People Are Taking Their Comedians Seriously, and Their Politicians as a Joke

Will Rogers? Ron Chernow? Apocryphal?

Dear Quote Investigator: The U.S. journalist and historian Ron Chernow spoke at the 2019 White House Correspondents’ Association annual dinner. He shared a quip attributed to humorist Will Rogers about the status reversal of comedians and politicians. Would you please help me to find a citation?

Quote Investigator: In November 1932 Will Rogers published the following remark in his widely-syndicated newspaper column. Emphasis added to excerpts by QI: 1

Everything is changing in America. People are taking their comedians seriously, and their politicians as a joke, when-it-used-to-be-vice-versa.

Below are additional selected citations in chronological order.

The desire to be taken seriously is universal, and some comedians have made serious political proposals in the past. For example, a few months before Rogers published his statement, another prominent funny man, Charlie Chaplin, made a financial recommendation to the depression-weary world although it was not adopted: 2

. . . the world’s most famous comedian seriously proposes a plan to cure the ills of the world. It is not a plan to be accepted as a joke, or to be derided because it emanated from one who makes it his business to be a clown.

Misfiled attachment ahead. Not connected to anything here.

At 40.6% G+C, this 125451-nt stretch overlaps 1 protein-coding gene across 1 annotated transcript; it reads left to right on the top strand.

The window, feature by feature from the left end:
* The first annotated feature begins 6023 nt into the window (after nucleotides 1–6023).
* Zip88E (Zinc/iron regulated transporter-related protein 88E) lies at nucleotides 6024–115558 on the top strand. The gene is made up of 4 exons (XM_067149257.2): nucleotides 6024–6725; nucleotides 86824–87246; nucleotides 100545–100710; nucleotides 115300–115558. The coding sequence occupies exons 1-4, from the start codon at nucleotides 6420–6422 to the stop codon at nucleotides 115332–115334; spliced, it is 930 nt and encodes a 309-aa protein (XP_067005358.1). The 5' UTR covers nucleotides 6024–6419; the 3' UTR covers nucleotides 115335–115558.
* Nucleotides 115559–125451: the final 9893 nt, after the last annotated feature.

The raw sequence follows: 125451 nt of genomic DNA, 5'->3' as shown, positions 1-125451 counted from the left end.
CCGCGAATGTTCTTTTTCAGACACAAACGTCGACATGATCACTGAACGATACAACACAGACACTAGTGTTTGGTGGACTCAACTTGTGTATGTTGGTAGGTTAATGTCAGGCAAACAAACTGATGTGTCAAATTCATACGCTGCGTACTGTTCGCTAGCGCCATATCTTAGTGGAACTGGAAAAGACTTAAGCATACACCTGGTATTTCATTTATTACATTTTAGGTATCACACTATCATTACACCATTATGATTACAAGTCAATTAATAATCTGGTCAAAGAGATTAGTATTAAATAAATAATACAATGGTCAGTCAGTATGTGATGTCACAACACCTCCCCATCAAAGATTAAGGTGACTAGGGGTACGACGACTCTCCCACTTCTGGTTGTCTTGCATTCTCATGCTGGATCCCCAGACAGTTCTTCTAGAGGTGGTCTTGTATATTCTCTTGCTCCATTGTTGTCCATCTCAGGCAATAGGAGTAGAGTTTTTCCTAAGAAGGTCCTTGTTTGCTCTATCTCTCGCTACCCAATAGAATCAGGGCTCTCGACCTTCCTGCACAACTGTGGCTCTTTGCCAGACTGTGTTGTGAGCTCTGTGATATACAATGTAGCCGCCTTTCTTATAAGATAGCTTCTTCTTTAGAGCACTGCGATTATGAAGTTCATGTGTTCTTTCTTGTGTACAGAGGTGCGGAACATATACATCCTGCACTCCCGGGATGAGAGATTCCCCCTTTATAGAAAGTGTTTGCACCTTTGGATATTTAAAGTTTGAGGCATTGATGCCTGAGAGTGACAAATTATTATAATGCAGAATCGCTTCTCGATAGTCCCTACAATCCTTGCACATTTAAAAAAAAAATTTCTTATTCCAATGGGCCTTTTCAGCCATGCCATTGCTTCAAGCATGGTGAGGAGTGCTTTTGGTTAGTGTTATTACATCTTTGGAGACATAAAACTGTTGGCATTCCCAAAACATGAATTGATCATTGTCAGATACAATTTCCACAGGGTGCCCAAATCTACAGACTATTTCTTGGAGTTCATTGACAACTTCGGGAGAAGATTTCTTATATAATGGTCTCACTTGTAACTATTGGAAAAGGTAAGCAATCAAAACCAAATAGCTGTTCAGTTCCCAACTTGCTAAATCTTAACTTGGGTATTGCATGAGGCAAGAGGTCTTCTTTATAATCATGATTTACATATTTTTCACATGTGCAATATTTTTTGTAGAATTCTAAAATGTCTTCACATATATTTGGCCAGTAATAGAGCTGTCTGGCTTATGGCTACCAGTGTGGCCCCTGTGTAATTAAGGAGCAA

Briefly the Chaplin plan would call for international money, based on silver, and backed by bonds to prevent any deliberate depreciation. The economists will take Charlie Chaplin’s plan and tell him where it is good or bad.

In 1976 several U.S. newspapers reprinted the 1932 message from Will Rogers. The text was slightly altered, e.g., the phrase “in America” was deleted: 3

“Everything is changing. Now people are taking their comedians seriously and the politicians as a joke, when it used to be vice versa.”
Nov. 22, 1932

In 1980 “The Will Rogers Scrapbook” edited by Bryan B. Sterling included the saying: 4

Then it’s up to the voters to believe one man’s promise, or another man’s alibi. But this has been going on since George Washington started it.

But everything is changing. People are taking their comedians seriously and the politicians as a joke, when it used to be vice versa.

In conclusion, Will Rogers should receive credit for the words he published in 1932. The phrasing has been altered as the statement has been replicated over the decades.

Image Notes: Tragedy and Comedy theater masks from Clker-Free-Vector-Images on Pixabay.

(Great thanks to anonymous person whose inquiry led QI to formulate this question and perform this exploration.)

Notes:

  1. 1932 November 23, The Piqua Daily Call, Will Rogers says (McNaught Syndicate), Quote Page 1, Column 1, Piqua, Ohio. (Newspapers_com)
  2. 1932 June 29, Oakland Tribune, Section: Editorial Page, Chaplin’s Plan, Quote Page 28, Column 1, Oakland, California. (Newspapers_com)
  3. 1976 April 15, The Boston Globe, Will Rogers says, Quote Page 2, Column 1, Boston, Massachusetts. (Newspapers_com)
  4. 1980, The Will Rogers Scrapbook by Will Rogers, Selected and edited by Bryan B. Sterling, Chapter 12: Our National Follies, Quote Page 102, Bonanza Books, New York. (Verified with scans)